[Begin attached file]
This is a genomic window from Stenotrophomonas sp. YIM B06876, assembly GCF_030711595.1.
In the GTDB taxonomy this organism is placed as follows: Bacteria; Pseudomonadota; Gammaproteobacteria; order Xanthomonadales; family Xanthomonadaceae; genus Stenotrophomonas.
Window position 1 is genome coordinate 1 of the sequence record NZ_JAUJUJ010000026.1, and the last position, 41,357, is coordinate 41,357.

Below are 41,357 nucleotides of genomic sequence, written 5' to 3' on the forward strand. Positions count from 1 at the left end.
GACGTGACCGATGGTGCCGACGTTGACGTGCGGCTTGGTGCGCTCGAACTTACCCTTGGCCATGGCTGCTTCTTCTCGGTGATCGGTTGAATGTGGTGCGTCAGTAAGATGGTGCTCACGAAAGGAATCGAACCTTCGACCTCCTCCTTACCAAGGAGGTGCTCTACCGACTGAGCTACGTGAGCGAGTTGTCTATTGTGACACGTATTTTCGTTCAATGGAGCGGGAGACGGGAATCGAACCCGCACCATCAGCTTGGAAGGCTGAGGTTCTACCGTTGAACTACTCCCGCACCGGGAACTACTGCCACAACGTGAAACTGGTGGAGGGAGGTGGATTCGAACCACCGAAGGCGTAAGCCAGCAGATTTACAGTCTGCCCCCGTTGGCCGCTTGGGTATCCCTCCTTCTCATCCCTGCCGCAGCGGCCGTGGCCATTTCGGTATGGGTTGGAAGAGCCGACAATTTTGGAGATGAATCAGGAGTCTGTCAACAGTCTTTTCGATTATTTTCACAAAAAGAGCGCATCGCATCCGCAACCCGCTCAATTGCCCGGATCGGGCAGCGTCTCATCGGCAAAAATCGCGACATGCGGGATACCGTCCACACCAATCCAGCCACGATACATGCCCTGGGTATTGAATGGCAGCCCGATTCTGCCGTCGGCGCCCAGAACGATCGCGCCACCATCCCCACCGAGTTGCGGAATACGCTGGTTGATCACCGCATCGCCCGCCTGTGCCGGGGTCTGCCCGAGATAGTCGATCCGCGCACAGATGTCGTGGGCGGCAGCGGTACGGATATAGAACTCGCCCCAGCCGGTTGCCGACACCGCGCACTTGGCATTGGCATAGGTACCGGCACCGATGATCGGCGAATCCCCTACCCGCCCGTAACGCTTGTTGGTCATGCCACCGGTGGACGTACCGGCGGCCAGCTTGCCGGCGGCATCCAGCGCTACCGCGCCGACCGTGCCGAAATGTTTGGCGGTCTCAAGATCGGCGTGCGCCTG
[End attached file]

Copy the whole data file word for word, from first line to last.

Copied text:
This is a genomic window from Stenotrophomonas sp. YIM B06876, assembly GCF_030711595.1.
In the GTDB taxonomy this organism is placed as follows: Bacteria; Pseudomonadota; Gammaproteobacteria; order Xanthomonadales; family Xanthomonadaceae; genus Stenotrophomonas.
Window position 1 is genome coordinate 1 of the sequence record NZ_JAUJUJ010000026.1, and the last position, 41,357, is coordinate 41,357.

Below are 41,357 nucleotides of genomic sequence, written 5' to 3' on the forward strand. Positions count from 1 at the left end.
GACGTGACCGATGGTGCCGACGTTGACGTGCGGCTTGGTGCGCTCGAACTTACCCTTGGCCATGGCTGCTTCTTCTCGGTGATCGGTTGAATGTGGTGCGTCAGTAAGATGGTGCTCACGAAAGGAATCGAACCTTCGACCTCCTCCTTACCAAGGAGGTGCTCTACCGACTGAGCTACGTGAGCGAGTTGTCTATTGTGACACGTATTTTCGTTCAATGGAGCGGGAGACGGGAATCGAACCCGCACCATCAGCTTGGAAGGCTGAGGTTCTACCGTTGAACTACTCCCGCACCGGGAACTACTGCCACAACGTGAAACTGGTGGAGGGAGGTGGATTCGAACCACCGAAGGCGTAAGCCAGCAGATTTACAGTCTGCCCCCGTTGGCCGCTTGGGTATCCCTCCTTCTCATCCCTGCCGCAGCGGCCGTGGCCATTTCGGTATGGGTTGGAAGAGCCGACAATTTTGGAGATGAATCAGGAGTCTGTCAACAGTCTTTTCGATTATTTTCACAAAAAGAGCGCATCGCATCCGCAACCCGCTCAATTGCCCGGATCGGGCAGCGTCTCATCGGCAAAAATCGCGACATGCGGGATACCGTCCACACCAATCCAGCCACGATACATGCCCTGGGTATTGAATGGCAGCCCGATTCTGCCGTCGGCGCCCAGAACGATCGCGCCACCATCCCCACCGAGTTGCGGAATACGCTGGTTGATCACCGCATCGCCCGCCTGTGCCGGGGTCTGCCCGAGATAGTCGATCCGCGCACAGATGTCGTGGGCGGCAGCGGTACGGATATAGAACTCGCCCCAGCCGGTTGCCGACACCGCGCACTTGGCATTGGCATAGGTACCGGCACCGATGATCGGCGAATCCCCTACCCGCCCGTAACGCTTGTTGGTCATGCCACCGGTGGACGTACCGGCGGCCAGCTTGCCGGCGGCATCCAGCGCTACCGCGCCGACCGTGCCGAAATGTTTGGCGGTCTCAAGATCGGCGTGCGCCTG